You’re expected to know every single thing on your patients. You’re expected to be able to rattle off lab results, that kind of thing. I remember as an intern confiding to someone, "I find it very difficult to memorize 40 different lab results on every patient." And she said, "Well, why are you doing that? If they’re normal, just make up the numbers." I said, "Oh, is that what people do?"

    - See more at: http://www.chronicle.com/article/Le...qat=1&elqCampaignId=6082#sthash.RfwMdUMC.dpuf
     
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  4. TC

    TC Show me your portfolio, pussy
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  5. Scott Van Pelt

    Scott Van Pelt President of the Hate Avery Johnson Fan Club
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    Obviously I haven't been through the second two years, but from what I've heard the culture of abuse has been greatly minimized at our school. There's still some asshole residents that fuck your life up for a couple of weeks, but the longest you're paired with any resident on a rotations is 2 weeks, and most upper levels students I've talked to have loved the 3rd year and said it has actually made them want to be a doctor again vs the hell that is years one and two. I can understand feeling there's a culture of abuse, and I'm certain that it is still prevalent at some institutions, but I think it's been minimized quite a bit over the last decade, especially since they're so gung-ho about enforcing hours restrictions.

    I know that's fairly anecdotal but that's the rumblings I've heard from students in my program.

    Also I think attendings that pride themselves on talking pre-med students out of medicine are massive douchebags.
     
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  6. RonBurgundy

    RonBurgundy Well-Known Member

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  7. TC

    TC Show me your portfolio, pussy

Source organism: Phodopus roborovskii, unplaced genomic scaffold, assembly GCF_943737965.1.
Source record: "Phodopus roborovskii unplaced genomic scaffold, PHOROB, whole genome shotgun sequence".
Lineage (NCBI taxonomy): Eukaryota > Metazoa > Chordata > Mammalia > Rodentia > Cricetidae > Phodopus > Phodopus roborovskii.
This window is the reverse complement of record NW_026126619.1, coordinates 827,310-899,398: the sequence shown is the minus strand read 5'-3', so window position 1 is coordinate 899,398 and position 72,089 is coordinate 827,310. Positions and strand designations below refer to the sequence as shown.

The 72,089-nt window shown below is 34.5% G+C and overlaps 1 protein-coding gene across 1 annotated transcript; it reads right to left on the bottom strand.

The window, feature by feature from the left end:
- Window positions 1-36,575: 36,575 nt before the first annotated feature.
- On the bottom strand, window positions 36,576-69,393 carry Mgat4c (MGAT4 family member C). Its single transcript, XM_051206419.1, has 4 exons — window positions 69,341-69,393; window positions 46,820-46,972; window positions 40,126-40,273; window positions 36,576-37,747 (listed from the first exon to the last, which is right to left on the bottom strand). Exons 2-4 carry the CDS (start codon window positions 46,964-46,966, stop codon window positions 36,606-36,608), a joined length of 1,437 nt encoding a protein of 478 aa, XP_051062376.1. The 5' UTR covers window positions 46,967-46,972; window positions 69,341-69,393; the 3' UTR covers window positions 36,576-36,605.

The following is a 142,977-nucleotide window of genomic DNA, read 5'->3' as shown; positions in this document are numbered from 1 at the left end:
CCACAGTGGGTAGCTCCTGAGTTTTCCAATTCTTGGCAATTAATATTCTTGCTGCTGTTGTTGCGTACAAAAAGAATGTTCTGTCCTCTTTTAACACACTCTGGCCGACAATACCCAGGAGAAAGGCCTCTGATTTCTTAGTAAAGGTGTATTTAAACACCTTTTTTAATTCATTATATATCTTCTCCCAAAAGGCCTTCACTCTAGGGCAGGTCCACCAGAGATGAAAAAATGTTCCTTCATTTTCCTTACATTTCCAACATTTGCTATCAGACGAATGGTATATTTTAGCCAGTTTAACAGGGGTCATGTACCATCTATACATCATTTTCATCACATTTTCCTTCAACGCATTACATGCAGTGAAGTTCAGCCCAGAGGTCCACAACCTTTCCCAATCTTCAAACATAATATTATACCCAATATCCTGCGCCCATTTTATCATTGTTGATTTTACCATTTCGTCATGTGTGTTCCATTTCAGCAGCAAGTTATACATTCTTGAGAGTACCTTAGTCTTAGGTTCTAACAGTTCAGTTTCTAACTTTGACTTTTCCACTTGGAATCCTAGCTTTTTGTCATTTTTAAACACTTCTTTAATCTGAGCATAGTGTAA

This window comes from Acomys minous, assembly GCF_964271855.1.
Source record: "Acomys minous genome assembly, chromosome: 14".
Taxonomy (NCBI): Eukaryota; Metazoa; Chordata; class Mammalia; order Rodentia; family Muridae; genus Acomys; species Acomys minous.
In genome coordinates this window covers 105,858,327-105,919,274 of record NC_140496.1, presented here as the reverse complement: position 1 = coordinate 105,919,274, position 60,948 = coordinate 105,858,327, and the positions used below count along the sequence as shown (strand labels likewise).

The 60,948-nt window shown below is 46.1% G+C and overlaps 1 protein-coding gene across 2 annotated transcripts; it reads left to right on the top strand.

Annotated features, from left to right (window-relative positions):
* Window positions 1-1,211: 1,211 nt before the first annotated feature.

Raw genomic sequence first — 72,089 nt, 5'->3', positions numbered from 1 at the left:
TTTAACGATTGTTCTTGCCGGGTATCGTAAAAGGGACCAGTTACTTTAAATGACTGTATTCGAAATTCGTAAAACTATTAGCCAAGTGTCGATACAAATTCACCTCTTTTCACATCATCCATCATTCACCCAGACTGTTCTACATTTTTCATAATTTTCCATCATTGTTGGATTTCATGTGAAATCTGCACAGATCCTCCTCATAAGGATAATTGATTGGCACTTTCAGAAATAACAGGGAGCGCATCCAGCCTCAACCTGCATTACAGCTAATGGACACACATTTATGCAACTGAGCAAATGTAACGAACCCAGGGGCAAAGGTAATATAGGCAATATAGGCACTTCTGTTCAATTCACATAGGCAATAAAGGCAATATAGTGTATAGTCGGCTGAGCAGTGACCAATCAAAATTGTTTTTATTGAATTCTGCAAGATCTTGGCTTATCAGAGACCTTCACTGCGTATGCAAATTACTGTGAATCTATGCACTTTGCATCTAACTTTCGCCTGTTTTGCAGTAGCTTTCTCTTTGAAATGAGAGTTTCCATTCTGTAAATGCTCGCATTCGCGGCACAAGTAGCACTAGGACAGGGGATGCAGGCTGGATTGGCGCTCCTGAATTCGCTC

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    Yeah, I realized the article was old. Figured if things had changed they would be for the worse. Has there been improvement in this regard? FYI I pulled the link for this article out of the first one I posted which is a new article
     
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  8. Name P. Redacted

    Name P. Redacted I have no money and I'm also gay
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    From my second hand knowledge there's less "hazing" but still plenty of verbal abuse, sexism and harassment from patients and residents.
     
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  9. Scott Van Pelt

    Scott Van Pelt President of the Hate Avery Johnson Fan Club
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    Wouldn't know about the sexism (feels good to be a male :smug:), but the verbal abuse from patients won't ever change. Our school has an anonymous reporting system for abuse by residents, though I'm not sure how much it's utilized or if it's even effective.
     
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  10. RonBurgundy

    RonBurgundy Well-Known Member

    Idk about details of journals, just speaking in generalities.

    For me med school was hard and stressful but I didn't think it made me bitter or a worse person or anything like that. Residency wasn't that bad once you got into the routine imo. I'm not burned out, I treat students I have that rotate with me well, and my staff are generally happy and pleasant to be around
     
  11. lechnerd

    lechnerd They say Monaco is a sunny place for shady people
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    Med school is toxic and residency even more so.

    The problem with docs is we are the best in the world at taking tests. We have been conditioned since an early age to make the best grades possible. Give us a book tell us we will be tested on it and nobody will do that job better. And then at the end we get a grade, a nice objective way to evaluate our performance and compare how we did to our peers. Quickly we learn how cut throat the game is, the cream rises to the top and your scores rapidly begin to define you.

    When I first took the MCAT I scored in the bottom 10%. I was a toxic leper. Nobody wanted anything to do with me. I went from ignorance about the test to expert as quickly as I could and later scored in the top 10%. I was the belle of the ball. I didn't somehow turn into a different person though, I just figured how to take the test which is half the battle.